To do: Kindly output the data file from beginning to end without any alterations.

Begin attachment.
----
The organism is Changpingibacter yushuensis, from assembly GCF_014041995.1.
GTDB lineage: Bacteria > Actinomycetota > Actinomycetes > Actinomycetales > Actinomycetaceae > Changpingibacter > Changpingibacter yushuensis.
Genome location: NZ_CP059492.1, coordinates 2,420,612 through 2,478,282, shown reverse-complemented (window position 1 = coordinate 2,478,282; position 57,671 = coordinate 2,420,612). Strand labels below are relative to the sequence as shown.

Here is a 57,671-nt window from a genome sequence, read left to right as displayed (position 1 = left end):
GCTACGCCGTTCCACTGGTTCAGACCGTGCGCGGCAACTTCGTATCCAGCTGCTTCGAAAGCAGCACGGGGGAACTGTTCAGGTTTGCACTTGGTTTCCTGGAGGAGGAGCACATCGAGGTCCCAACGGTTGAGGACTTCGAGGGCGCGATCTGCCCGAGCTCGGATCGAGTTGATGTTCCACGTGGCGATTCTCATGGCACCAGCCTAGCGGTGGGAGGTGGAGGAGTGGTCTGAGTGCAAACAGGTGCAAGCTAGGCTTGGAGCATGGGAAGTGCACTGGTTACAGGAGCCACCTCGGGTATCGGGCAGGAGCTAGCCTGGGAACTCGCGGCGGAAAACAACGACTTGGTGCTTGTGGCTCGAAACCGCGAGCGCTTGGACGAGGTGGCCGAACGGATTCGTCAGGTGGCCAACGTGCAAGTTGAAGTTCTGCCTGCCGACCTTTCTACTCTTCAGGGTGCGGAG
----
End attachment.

The organism is Changpingibacter yushuensis, from assembly GCF_014041995.1.
GTDB lineage: Bacteria > Actinomycetota > Actinomycetes > Actinomycetales > Actinomycetaceae > Changpingibacter > Changpingibacter yushuensis.
Genome location: NZ_CP059492.1, coordinates 2,420,612 through 2,478,282, shown reverse-complemented (window position 1 = coordinate 2,478,282; position 57,671 = coordinate 2,420,612). Strand labels below are relative to the sequence as shown.

Here is a 57,671-nt window from a genome sequence, read left to right as displayed (position 1 = left end):
GCTACGCCGTTCCACTGGTTCAGACCGTGCGCGGCAACTTCGTATCCAGCTGCTTCGAAAGCAGCACGGGGGAACTGTTCAGGTTTGCACTTGGTTTCCTGGAGGAGGAGCACATCGAGGTCCCAACGGTTGAGGACTTCGAGGGCGCGATCTGCCCGAGCTCGGATCGAGTTGATGTTCCACGTGGCGATTCTCATGGCACCAGCCTAGCGGTGGGAGGTGGAGGAGTGGTCTGAGTGCAAACAGGTGCAAGCTAGGCTTGGAGCATGGGAAGTGCACTGGTTACAGGAGCCACCTCGGGTATCGGGCAGGAGCTAGCCTGGGAACTCGCGGCGGAAAACAACGACTTGGTGCTTGTGGCTCGAAACCGCGAGCGCTTGGACGAGGTGGCCGAACGGATTCGTCAGGTGGCCAACGTGCAAGTTGAAGTTCTGCCTGCCGACCTTTCTACTCTTCAGGGTGCGGAG